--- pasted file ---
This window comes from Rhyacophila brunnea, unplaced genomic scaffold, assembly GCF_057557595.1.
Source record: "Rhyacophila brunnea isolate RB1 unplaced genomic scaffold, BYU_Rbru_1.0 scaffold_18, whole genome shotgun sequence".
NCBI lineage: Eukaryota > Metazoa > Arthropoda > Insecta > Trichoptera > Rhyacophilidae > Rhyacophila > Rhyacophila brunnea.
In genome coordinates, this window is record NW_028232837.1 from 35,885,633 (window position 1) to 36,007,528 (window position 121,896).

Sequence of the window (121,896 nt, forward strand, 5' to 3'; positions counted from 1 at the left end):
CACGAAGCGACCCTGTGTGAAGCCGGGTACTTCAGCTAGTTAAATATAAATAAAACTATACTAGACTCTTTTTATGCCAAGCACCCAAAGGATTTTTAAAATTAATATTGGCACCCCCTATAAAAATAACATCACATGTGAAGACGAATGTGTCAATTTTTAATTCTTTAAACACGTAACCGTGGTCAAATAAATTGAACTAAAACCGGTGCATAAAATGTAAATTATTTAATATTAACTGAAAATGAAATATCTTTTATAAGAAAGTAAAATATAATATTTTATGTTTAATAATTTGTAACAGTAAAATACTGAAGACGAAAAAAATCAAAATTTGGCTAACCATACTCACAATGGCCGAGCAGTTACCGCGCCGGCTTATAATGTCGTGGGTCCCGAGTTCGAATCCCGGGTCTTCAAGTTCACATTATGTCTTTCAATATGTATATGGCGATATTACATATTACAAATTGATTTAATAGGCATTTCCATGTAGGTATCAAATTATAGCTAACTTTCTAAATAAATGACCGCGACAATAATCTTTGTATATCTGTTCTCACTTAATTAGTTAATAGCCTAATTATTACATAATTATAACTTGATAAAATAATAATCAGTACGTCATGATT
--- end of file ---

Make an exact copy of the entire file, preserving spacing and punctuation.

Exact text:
This window comes from Rhyacophila brunnea, unplaced genomic scaffold, assembly GCF_057557595.1.
Source record: "Rhyacophila brunnea isolate RB1 unplaced genomic scaffold, BYU_Rbru_1.0 scaffold_18, whole genome shotgun sequence".
NCBI lineage: Eukaryota > Metazoa > Arthropoda > Insecta > Trichoptera > Rhyacophilidae > Rhyacophila > Rhyacophila brunnea.
In genome coordinates, this window is record NW_028232837.1 from 35,885,633 (window position 1) to 36,007,528 (window position 121,896).

Sequence of the window (121,896 nt, forward strand, 5' to 3'; positions counted from 1 at the left end):
CACGAAGCGACCCTGTGTGAAGCCGGGTACTTCAGCTAGTTAAATATAAATAAAACTATACTAGACTCTTTTTATGCCAAGCACCCAAAGGATTTTTAAAATTAATATTGGCACCCCCTATAAAAATAACATCACATGTGAAGACGAATGTGTCAATTTTTAATTCTTTAAACACGTAACCGTGGTCAAATAAATTGAACTAAAACCGGTGCATAAAATGTAAATTATTTAATATTAACTGAAAATGAAATATCTTTTATAAGAAAGTAAAATATAATATTTTATGTTTAATAATTTGTAACAGTAAAATACTGAAGACGAAAAAAATCAAAATTTGGCTAACCATACTCACAATGGCCGAGCAGTTACCGCGCCGGCTTATAATGTCGTGGGTCCCGAGTTCGAATCCCGGGTCTTCAAGTTCACATTATGTCTTTCAATATGTATATGGCGATATTACATATTACAAATTGATTTAATAGGCATTTCCATGTAGGTATCAAATTATAGCTAACTTTCTAAATAAATGACCGCGACAATAATCTTTGTATATCTGTTCTCACTTAATTAGTTAATAGCCTAATTATTACATAATTATAACTTGATAAAATAATAATCAGTACGTCATGATT